BOBBY BAR JR Creepy-looking… but good.
Bobby Bare Jr.
Fri April 29
1 SW 3rd

Way back in 2002 Bobby Bare Jr. wrote one of the single greatest songs ever, but odds are you've never heard it. Buried a half-dozen tracks deep into his Young Criminals' Starvation League album, "Dig Down" is the sort of planet-aligning moment in which everything comes together perfectly for a songwriter. Bare bemoans how all the good ideas in rock music have already been taken, only to name them all in a laundry list of clever one-liners ("Chuck Berry, Chuck Berry, you wrote the only original song/Some white boys stole it, we all still sing along"). The genius of "Dig Down" is how it was birthed by someone who knows all too much about what it is like being a musician underneath someone's shadow.

The man whom Jr. shares a name with was Outlaw Country legend Bobby Bare, a singer who shared the stage with the likes of Waylon Jennings and was once awkwardly declared by Bill Graham to be the "Springsteen of country music." If the ever-looming shadow of a music legend for a father wasn't enough, Bare Jr. had a rough patch of years in the '90s, bouncing from act to act, and leaving a hefty amount of major label contracts in his wake.

Now settled on indie Bloodshot Records, Bare has never sounded better. Last year's From the End of Your Leash is more clever country tunes that lean heavy on the downtrodden moments in life, but still beam with the wit of a songwriter whose sense of humor might be his greatest gift. The tongue-in-cheek "Visit Me in Music City" joyfully portrays Nashville as a Country music utopia where "guitar strings grow on shrubs and maple trees," only to fall back to reality with lines like "The world's greatest living guitar pickers/Can deliver you a pizza or sell you weed."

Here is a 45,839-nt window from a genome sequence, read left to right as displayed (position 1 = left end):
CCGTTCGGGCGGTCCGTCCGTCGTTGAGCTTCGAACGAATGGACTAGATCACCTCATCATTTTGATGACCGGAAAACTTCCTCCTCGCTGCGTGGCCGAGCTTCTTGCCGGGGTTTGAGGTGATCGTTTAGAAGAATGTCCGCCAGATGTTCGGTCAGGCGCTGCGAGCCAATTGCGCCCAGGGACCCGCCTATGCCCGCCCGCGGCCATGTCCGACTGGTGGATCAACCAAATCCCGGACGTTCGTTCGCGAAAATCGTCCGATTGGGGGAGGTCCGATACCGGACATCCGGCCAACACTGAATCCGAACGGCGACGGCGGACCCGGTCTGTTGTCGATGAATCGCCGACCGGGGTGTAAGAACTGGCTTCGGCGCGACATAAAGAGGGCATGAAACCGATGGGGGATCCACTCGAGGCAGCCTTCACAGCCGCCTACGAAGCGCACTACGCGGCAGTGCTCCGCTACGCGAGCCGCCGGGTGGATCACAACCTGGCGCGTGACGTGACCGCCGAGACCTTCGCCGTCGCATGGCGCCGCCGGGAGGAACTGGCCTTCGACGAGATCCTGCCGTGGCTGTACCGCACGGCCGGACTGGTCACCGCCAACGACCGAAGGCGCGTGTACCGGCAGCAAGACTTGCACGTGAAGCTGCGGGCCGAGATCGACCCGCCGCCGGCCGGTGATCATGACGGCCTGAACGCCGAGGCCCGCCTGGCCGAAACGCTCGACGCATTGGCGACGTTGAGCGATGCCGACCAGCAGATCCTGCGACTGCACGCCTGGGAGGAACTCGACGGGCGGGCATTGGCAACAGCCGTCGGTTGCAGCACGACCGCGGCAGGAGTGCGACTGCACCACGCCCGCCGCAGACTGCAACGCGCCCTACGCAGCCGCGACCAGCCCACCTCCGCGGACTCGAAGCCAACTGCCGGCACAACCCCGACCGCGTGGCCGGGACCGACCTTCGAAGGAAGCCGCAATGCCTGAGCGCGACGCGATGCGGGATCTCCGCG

Despite having such a looming Country pedigree, Bare is hardly a boots and twang singer. Instead his music is rooted in traditional pop (female backing vocals and handclaps are common), plus he's collected more than a fair share of cred points by recording with Frank Black, Will Oldham, and Silver Jews. With so many albums brimming over with quality songs, Bare Jr. is destined to pen many more amazing tunes--just make sure you're listening next time.